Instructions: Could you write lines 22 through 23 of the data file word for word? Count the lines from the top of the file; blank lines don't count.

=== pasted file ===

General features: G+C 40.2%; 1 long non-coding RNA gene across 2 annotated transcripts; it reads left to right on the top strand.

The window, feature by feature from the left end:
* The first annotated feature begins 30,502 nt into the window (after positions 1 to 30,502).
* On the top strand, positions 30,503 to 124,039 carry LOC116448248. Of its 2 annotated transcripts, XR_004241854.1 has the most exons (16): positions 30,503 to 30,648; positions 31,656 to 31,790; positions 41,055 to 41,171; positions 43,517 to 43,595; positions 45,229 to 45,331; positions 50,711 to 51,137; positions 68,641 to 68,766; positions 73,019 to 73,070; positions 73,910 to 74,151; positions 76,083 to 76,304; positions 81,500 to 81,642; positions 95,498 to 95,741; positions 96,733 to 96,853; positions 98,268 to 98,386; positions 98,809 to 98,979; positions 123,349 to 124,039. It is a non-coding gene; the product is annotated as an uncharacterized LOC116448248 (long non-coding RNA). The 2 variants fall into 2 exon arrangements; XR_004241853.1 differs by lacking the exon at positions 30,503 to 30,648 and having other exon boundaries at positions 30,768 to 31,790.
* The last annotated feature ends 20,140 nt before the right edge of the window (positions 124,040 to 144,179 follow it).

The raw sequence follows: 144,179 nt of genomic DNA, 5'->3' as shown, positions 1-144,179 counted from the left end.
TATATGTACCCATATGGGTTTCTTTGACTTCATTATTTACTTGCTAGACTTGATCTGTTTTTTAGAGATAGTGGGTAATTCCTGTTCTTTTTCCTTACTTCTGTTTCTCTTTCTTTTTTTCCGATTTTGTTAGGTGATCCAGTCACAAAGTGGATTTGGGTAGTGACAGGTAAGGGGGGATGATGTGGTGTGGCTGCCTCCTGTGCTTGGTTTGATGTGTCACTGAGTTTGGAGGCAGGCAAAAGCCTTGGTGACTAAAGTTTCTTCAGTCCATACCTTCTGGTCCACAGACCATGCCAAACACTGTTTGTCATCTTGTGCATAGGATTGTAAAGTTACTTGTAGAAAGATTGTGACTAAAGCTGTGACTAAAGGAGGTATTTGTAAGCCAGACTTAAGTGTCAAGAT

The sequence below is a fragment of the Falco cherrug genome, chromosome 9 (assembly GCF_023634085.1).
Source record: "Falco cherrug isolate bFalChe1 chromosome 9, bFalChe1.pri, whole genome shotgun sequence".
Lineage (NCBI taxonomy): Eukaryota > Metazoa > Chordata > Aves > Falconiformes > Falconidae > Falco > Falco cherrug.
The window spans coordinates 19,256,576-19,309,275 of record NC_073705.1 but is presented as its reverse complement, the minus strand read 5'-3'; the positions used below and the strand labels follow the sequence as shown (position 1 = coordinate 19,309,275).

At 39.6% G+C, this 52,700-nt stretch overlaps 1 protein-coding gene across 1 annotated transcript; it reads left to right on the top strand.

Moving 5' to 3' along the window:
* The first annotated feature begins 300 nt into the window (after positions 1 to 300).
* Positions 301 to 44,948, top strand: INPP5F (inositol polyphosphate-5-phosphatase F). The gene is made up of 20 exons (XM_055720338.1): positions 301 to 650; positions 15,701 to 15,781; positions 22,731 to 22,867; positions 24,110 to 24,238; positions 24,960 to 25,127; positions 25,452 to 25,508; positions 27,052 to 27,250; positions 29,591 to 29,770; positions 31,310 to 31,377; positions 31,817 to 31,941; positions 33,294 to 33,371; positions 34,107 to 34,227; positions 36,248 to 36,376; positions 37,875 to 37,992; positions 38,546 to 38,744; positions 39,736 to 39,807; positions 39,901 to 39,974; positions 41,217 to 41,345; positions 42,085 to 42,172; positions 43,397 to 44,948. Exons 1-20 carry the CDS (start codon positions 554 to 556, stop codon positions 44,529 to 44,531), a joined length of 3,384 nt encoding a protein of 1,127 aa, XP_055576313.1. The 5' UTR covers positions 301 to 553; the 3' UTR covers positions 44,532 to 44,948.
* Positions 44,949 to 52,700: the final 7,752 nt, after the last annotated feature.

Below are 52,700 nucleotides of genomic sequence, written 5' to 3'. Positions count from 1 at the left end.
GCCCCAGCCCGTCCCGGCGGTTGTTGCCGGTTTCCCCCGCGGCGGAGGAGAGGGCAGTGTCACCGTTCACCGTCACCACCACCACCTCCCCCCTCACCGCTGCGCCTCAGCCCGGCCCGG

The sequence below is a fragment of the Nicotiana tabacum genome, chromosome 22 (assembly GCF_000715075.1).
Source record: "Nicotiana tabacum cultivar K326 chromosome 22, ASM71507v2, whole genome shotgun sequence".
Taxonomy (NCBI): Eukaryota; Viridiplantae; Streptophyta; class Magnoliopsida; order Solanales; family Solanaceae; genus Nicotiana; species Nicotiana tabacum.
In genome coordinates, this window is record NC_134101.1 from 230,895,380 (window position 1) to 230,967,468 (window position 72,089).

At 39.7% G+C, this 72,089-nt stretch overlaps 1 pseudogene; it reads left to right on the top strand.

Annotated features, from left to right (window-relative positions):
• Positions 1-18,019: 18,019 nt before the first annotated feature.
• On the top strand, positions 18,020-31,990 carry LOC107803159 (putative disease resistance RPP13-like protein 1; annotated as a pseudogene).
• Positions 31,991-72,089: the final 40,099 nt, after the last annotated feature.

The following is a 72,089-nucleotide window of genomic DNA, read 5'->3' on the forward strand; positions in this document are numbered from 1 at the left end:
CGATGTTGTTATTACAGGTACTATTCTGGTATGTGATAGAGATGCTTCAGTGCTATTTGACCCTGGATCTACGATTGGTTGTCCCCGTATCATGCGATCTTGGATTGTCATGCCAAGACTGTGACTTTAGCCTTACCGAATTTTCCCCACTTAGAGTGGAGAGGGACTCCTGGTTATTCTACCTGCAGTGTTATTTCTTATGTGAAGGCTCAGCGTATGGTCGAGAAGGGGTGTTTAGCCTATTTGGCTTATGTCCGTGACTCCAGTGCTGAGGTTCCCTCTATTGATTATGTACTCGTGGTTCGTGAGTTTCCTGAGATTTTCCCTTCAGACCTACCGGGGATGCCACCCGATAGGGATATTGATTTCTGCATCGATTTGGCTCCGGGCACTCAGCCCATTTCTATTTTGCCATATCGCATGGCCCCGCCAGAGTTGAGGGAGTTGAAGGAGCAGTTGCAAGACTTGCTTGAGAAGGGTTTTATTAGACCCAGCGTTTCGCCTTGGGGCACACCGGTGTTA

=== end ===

In genome coordinates, this window is record NC_134101.1 from 230,895,380 (window position 1) to 230,967,468 (window position 72,089).

At 39.7% G+C, this 72,089-nt stretch overlaps 1 pseudogene; it reads left to right on the top strand.